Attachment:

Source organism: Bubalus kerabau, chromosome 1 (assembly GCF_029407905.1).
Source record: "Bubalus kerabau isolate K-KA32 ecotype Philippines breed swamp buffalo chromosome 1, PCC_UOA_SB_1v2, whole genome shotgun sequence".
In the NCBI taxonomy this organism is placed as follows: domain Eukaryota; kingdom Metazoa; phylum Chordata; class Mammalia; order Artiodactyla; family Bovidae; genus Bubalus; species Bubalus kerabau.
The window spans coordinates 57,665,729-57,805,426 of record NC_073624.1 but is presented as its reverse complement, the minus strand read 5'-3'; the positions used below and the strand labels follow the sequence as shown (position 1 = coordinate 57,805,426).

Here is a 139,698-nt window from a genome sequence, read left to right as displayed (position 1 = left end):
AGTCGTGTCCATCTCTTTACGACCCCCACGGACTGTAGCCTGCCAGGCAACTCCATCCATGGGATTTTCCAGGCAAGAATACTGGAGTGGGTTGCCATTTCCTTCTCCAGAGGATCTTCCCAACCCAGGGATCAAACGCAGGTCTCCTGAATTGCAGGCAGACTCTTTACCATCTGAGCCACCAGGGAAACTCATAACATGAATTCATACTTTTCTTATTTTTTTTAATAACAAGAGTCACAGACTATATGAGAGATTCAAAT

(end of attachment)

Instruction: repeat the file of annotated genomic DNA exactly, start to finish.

Source organism: Bubalus kerabau, chromosome 1 (assembly GCF_029407905.1).
Source record: "Bubalus kerabau isolate K-KA32 ecotype Philippines breed swamp buffalo chromosome 1, PCC_UOA_SB_1v2, whole genome shotgun sequence".
In the NCBI taxonomy this organism is placed as follows: domain Eukaryota; kingdom Metazoa; phylum Chordata; class Mammalia; order Artiodactyla; family Bovidae; genus Bubalus; species Bubalus kerabau.
The window spans coordinates 57,665,729-57,805,426 of record NC_073624.1 but is presented as its reverse complement, the minus strand read 5'-3'; the positions used below and the strand labels follow the sequence as shown (position 1 = coordinate 57,805,426).

Here is a 139,698-nt window from a genome sequence, read left to right as displayed (position 1 = left end):
AGTCGTGTCCATCTCTTTACGACCCCCACGGACTGTAGCCTGCCAGGCAACTCCATCCATGGGATTTTCCAGGCAAGAATACTGGAGTGGGTTGCCATTTCCTTCTCCAGAGGATCTTCCCAACCCAGGGATCAAACGCAGGTCTCCTGAATTGCAGGCAGACTCTTTACCATCTGAGCCACCAGGGAAACTCATAACATGAATTCATACTTTTCTTATTTTTTTTAATAACAAGAGTCACAGACTATATGAGAGATTCAAAT